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  • “Death of a sinner”, angel and devil weigh a man’s soul

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  • Hell” and the punishment of the seven deadly sins.  

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Jheronimus_Bosch_4_last_things_(Last_Judgment)

  • THE SEVEN DEADLY SINS AND THE FOUR LAST THINGS THROUGH THE SEVEN DAY PRAYERS OF THE DEVOTIO MODERNA

Christ’s gaze in Bosch’s painting draws the viewer’s attention. When a member of the Devotio Moderna looked at the painting during his daily prayers, he underwent serious
self-examination which was possible because “visual images” served as a still more effective vehicle for compassionate meditation.

Devils and the Angel’s Mirrors.

Without the gaze of Christ, the painting would not have as great an impact on its viewer in a time of meditation. When the viewer meditates upon the seven day prayers of the Devotio Moderna, he/she sees the image of Christ as the Man of Sorrows looking at him or her. Through this interaction with Christ, the viewer examines his own morals and keeps his faith in God. The viewer’s world is not the physical environment where he lives but the one that is reflected in the Eye of God. As the viewer prays upon the seven day prayers, he will be guided to the Kingdom of Heaven where he will be greeted by the angels and face Christ without any shame or guilt upon the death of the redeemer. The righteous person will keep his faith in God as he sees the image of Christ in the Eye of God.
The eye creates an eternal exchange of the interaction between the viewer and Christ As the image reflects the ‘inner perception’ of the viewer, Bosch’s painting reflects the viewer’s own consciousness in choosing between right and wrong as he undergoes the daily meditations of the seven day prayers of the Devotio Moderna.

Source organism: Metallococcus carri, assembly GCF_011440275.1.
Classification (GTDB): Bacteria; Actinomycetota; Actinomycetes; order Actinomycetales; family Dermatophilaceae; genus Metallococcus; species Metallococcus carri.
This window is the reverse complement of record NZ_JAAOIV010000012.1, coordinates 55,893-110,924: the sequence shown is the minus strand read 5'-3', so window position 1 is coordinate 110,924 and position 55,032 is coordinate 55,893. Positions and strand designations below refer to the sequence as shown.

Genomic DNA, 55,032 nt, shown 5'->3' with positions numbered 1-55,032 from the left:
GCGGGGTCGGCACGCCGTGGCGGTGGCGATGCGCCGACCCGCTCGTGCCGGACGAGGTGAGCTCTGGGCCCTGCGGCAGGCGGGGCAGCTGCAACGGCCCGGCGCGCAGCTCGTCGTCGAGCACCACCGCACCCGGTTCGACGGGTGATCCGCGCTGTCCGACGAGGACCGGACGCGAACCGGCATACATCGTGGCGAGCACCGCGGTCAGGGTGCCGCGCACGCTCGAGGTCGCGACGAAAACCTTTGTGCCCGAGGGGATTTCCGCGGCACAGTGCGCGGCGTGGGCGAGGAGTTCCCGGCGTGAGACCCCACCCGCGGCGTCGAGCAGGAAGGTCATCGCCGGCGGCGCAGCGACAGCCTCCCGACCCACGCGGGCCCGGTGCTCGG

Read more here

Utopia and the Devotio Moderna:

The Brabantine mysticism of Jan van Ruusbroec and the Priory of Groenendaal,
the Modern Devotion of Geert Grote and the spiritual and religious thought of
Erasmus and More through Utopia and other key works of Christian humanism.

Maarten Vermeir -University College London

utopia-kleur

Two Renaissance work serve me well as interpretation keys for Thomas More’s
book of Utopia.

My first interpretation key will always remain Desiderius Erasmus’ Praise of Folly
or Moriae Encomium.
As you all know, Erasmus wrote his Praise of Folly in the house of More and the
narrator of his Praise, Lady Stultitia or Moria, is ironically linked to the name of
Thomas More. Lady Moria orates a great amount of nonsense, but through
Erasmus’ fine irony at the same time a great deal of wise and rightful criticism
on aspects and figures of his contemporary society. At the end of her Praise,
Stultitia speaks also about a deeper mystical, Christian folly and considering
similar statements by Erasmus in other works like his Enchiridion Militis
Christiani, these statements of Lady Stultitia were seriously meant by Erasmus.
Also in Thomas More’s Utopia we can recognize a mixture of serious ideas
through the eyes of More and Erasmus (about the institution of the state and
church, international relations, the division between church and state,